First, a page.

However, not everyone is convinced that dentures are the right option for them. While it’s true that dental implants might also be of value, there are several reasons why dentures could be even better for your unique situation.
They Are Comfortable to Wear
Technology is evolving all the time, which means that uncomfortable dentures your own grandparents wore several decades ago may not be the same dentures you can expect to wear. It’s true that it can take a few visits to your dentist to achieve the correct fit, but these visits are worth it for your overall comfort.
Even though dental implants are a common procedure that dentists perform at least most weeks, that doesn’t mean the average person in need of them understands what they’re all about.
You might be toying with the idea of dentures or dental implants, or you might be concerned about how much care is involved in dental implants. If you’re feeling overwhelmed by the idea of this treatment option, it can be worth asking your dentist some of the following questions:
Getting dentures for the first time can be overwhelming. It can also be exciting and emotional. You all of a sudden have the means to chew and talk properly and smile with confidence.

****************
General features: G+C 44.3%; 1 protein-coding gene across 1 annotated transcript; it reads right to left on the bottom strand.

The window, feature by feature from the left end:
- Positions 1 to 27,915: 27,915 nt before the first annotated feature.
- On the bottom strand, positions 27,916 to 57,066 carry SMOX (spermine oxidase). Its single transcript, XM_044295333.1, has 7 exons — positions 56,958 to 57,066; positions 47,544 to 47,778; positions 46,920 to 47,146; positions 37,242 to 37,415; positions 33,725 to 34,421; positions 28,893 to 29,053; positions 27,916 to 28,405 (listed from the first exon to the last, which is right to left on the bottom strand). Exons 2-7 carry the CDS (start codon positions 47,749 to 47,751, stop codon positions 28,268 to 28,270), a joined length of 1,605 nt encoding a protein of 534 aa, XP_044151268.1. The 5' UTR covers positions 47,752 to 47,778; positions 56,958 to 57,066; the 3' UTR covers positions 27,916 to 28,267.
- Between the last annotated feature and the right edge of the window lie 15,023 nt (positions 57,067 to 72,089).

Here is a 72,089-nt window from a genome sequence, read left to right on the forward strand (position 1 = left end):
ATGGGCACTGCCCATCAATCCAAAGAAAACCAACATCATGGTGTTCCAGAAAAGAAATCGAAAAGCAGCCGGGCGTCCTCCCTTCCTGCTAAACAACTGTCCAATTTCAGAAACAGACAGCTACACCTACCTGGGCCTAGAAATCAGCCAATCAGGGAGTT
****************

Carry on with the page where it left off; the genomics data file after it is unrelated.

As a result, care instructions given to you by your dentist may not sink in, and you might be left feeling like you’re forgetting some of the most important information about your new teeth. To help your dentures last the distance, consider the following information.
Avoid Any Abrasive Cleaning and Care Products
You might think you’re doing right by your dentures by using strong cleansers, hard-bristled brushes, whitening toothpastes, and harsh oral care products, but you may actually be causing damage. There are specific denture products on the market to use to ensure you’re caring for your new teeth appropriately.
Some other products designed for your natural teeth can lead to damage. There’s also no point in using whitening toothpastes since peroxide rarely changes the colour of denture teeth.
While cleaning, it’s also worth keeping in mind that hot or boiling water should be avoided. These can warp your dentures, leading to expensive repairs.